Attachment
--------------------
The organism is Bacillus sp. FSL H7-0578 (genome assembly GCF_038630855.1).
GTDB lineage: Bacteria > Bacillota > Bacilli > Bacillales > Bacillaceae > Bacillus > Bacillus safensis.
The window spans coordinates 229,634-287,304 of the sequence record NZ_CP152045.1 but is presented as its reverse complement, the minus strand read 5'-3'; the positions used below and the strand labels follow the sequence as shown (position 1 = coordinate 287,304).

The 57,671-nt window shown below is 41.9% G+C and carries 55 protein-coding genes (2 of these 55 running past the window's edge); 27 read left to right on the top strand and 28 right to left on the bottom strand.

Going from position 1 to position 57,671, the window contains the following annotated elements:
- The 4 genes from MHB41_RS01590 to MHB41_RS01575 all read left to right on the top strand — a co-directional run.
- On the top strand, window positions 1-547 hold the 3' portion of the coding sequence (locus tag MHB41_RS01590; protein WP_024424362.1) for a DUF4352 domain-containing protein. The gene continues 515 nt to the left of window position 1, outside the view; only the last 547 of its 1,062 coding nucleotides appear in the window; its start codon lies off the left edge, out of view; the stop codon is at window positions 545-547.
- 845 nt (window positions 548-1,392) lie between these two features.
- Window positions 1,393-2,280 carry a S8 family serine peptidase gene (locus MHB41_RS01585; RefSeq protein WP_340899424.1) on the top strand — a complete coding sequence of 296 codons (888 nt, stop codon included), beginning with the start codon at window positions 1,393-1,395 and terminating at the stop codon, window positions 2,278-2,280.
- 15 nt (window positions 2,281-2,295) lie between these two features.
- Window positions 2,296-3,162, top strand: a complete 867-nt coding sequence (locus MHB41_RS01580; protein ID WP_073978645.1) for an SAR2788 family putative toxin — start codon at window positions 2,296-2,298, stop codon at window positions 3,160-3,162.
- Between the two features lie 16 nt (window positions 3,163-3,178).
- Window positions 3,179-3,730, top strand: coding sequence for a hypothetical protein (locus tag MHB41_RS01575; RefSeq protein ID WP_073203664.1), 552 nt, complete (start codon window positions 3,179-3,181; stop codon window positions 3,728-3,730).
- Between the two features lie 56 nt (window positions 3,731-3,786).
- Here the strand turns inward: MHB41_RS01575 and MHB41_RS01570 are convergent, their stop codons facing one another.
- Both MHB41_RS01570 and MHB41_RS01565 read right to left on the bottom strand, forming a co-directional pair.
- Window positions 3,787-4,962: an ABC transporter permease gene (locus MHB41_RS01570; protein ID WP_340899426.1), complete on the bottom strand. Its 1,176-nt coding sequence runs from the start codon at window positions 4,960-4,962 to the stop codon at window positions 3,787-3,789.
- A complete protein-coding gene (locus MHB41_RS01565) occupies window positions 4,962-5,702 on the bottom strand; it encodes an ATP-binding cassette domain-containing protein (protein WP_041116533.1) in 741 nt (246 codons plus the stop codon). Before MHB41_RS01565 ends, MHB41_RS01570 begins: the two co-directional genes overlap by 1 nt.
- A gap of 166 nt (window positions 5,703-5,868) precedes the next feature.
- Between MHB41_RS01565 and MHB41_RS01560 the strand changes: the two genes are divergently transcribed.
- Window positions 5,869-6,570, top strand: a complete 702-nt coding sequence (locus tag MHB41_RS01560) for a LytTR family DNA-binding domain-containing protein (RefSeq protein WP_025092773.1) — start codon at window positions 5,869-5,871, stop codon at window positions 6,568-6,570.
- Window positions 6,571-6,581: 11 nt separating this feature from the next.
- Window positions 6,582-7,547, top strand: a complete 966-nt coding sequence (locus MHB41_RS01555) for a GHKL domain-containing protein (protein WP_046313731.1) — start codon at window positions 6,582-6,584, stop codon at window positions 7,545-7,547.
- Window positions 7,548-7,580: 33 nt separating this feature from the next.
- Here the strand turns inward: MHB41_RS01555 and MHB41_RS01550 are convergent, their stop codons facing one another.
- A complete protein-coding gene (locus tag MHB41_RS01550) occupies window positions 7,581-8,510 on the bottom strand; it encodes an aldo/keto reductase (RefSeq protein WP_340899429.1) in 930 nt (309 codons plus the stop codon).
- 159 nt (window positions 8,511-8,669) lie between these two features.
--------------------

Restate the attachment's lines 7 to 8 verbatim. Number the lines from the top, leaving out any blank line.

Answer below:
- On the top strand, window positions 1-547 hold the 3' portion of the coding sequence (locus tag MHB41_RS01590; protein WP_024424362.1) for a DUF4352 domain-containing protein. The gene continues 515 nt to the left of window position 1, outside the view; only the last 547 of its 1,062 coding nucleotides appear in the window; its start codon lies off the left edge, out of view; the stop codon is at window positions 545-547.
- 845 nt (window positions 548-1,392) lie between these two features.